Acknowledgements

The authors would like to thank the patients with Thal at BCHO who participated in this study, Lisa Calvelli for her assistance in performing DXA scans for the assessment of body composition, and Dr. Amy Subar for providing the reference data used in this study. This study was supported in part by a grant from the NIH R25 HL125451.

Statement of Competing Interests

The authors have no competing interests.

Abbreviations

DXA—Dual Energy X-Ray Absorptiometry

Thal—Thalassemia

LIC—Liver Iron Concentration

EAR—Estimated Average Requirement

IOM—Institute of Medicine

FFQ—Food Frequency Questionnaire

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Published with license by Science and Education Publishing, Copyright © 2018 Elijah K Goldberg, Sushrita Neogi, Ashutosh Lal, Annie Higa and Ellen Fung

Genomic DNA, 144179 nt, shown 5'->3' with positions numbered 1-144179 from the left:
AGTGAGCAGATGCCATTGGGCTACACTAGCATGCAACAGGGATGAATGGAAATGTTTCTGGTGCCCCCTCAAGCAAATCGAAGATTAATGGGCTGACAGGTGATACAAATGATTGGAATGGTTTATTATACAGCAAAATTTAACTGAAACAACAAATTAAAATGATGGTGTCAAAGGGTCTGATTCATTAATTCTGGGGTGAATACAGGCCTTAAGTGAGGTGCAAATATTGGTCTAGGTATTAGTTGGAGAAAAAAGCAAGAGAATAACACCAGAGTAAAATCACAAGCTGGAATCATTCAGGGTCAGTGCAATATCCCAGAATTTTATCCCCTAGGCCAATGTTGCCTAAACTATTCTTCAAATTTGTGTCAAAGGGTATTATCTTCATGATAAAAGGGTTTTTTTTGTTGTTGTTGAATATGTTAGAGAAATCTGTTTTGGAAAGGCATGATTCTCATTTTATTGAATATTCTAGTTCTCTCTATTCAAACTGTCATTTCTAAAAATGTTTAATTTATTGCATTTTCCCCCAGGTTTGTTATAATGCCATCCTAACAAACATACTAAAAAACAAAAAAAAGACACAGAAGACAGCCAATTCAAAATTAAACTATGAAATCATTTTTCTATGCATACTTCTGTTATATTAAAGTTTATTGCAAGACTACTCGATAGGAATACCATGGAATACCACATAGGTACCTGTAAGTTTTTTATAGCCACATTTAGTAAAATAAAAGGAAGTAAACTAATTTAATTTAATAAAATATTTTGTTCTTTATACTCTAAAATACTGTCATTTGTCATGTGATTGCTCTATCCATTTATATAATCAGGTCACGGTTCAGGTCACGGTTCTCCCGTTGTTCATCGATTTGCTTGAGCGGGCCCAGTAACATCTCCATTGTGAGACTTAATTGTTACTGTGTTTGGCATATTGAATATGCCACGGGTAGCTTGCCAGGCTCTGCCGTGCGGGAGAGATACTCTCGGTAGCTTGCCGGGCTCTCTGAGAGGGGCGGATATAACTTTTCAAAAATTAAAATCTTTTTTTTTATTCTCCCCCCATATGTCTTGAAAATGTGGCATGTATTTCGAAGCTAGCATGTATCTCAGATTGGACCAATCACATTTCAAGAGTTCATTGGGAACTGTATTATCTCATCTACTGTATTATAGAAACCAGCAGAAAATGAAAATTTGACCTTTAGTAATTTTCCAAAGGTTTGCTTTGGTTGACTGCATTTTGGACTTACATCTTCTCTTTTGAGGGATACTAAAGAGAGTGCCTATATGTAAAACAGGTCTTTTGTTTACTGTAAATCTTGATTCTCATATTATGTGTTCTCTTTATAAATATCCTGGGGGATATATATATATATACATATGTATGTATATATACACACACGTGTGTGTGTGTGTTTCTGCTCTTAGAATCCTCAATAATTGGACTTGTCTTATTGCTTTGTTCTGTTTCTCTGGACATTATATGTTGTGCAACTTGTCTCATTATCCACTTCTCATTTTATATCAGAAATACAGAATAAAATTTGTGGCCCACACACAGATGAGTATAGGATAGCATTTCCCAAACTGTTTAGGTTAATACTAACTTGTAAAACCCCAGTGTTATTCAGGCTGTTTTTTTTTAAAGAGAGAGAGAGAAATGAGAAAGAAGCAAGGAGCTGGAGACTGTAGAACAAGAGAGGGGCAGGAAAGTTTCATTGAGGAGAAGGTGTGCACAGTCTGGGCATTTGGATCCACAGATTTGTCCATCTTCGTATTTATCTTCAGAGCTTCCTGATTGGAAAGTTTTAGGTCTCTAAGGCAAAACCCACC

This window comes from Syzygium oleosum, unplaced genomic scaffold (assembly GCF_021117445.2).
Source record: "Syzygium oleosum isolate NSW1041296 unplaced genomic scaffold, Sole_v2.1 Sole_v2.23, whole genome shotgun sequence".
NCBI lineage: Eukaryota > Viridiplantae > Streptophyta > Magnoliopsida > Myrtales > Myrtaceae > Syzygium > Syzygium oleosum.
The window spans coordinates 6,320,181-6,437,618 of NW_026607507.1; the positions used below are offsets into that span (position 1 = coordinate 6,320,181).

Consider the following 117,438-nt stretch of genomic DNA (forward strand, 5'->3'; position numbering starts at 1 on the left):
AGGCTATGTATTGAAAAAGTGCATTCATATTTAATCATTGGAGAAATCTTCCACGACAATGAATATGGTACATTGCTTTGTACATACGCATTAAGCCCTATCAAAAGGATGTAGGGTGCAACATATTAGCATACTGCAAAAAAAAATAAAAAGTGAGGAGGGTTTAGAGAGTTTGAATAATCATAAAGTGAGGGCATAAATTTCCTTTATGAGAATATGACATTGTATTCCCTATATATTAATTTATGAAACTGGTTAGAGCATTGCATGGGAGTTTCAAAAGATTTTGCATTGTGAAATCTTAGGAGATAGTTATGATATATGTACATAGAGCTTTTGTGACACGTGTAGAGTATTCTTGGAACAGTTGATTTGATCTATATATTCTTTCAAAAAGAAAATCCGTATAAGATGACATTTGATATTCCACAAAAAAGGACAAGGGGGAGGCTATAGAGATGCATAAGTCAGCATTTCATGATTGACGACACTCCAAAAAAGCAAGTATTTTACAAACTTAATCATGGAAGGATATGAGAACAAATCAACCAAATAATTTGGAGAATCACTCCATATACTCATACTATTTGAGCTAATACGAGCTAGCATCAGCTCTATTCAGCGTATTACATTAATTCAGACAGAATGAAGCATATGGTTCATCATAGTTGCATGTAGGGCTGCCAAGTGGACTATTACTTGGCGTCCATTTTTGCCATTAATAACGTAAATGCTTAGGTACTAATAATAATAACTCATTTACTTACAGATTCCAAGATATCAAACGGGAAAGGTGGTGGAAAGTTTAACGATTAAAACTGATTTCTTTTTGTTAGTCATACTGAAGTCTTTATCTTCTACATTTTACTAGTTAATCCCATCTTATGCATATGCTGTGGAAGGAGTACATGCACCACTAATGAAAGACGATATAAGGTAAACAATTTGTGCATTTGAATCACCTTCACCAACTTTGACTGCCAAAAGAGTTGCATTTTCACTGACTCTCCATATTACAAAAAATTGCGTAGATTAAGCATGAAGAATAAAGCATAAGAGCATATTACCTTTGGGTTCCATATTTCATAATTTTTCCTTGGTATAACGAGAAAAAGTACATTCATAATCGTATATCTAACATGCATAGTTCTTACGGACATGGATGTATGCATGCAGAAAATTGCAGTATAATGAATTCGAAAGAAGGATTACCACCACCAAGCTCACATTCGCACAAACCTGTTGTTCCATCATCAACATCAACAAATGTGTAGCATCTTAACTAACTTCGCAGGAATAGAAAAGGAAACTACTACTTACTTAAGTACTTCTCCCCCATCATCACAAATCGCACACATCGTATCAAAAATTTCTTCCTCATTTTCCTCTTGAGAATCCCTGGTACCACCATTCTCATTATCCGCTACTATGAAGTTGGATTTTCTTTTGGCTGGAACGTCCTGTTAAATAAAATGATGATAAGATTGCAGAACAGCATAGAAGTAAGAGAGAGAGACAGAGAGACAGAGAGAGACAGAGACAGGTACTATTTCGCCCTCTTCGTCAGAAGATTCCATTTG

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Normal Style
Elijah K Goldberg, Sushrita Neogi, Ashutosh Lal, Annie Higa, Ellen Fung. Nutritional Deficiencies Are Common in Patients with Transfusion-Dependent Thalassemia and Associated with Iron Overload. Journal of Food and Nutrition Research. Vol. 6, No. 10, 2018, pp 674-681. http://pubs.sciepub.com/jfnr/6/10/9
MLA Style
Goldberg, Elijah K, et al. "Nutritional Deficiencies Are Common in Patients with Transfusion-Dependent Thalassemia and Associated with Iron Overload." Journal of Food and Nutrition Research 6.10 (2018): 674-681.
APA Style
Goldberg, E. K. , Neogi, S. , Lal, A. , Higa, A. , & Fung, E. (2018). Nutritional Deficiencies Are Common in Patients with Transfusion-Dependent Thalassemia and Associated with Iron Overload. Journal of Food and Nutrition Research, 6(10), 674-681.
Chicago Style
Goldberg, Elijah K, Sushrita Neogi, Ashutosh Lal, Annie Higa, and Ellen Fung. "Nutritional Deficiencies Are Common in Patients with Transfusion-Dependent Thalassemia and Associated with Iron Overload." Journal of Food and Nutrition Research 6, no. 10 (2018): 674-681.
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  • Figure 3a,b,c. Vitamin C, E and Zinc Display Significant Negative Relationships with Liver Iron Concentration in Transfusion Dependent Patients with Thalassemia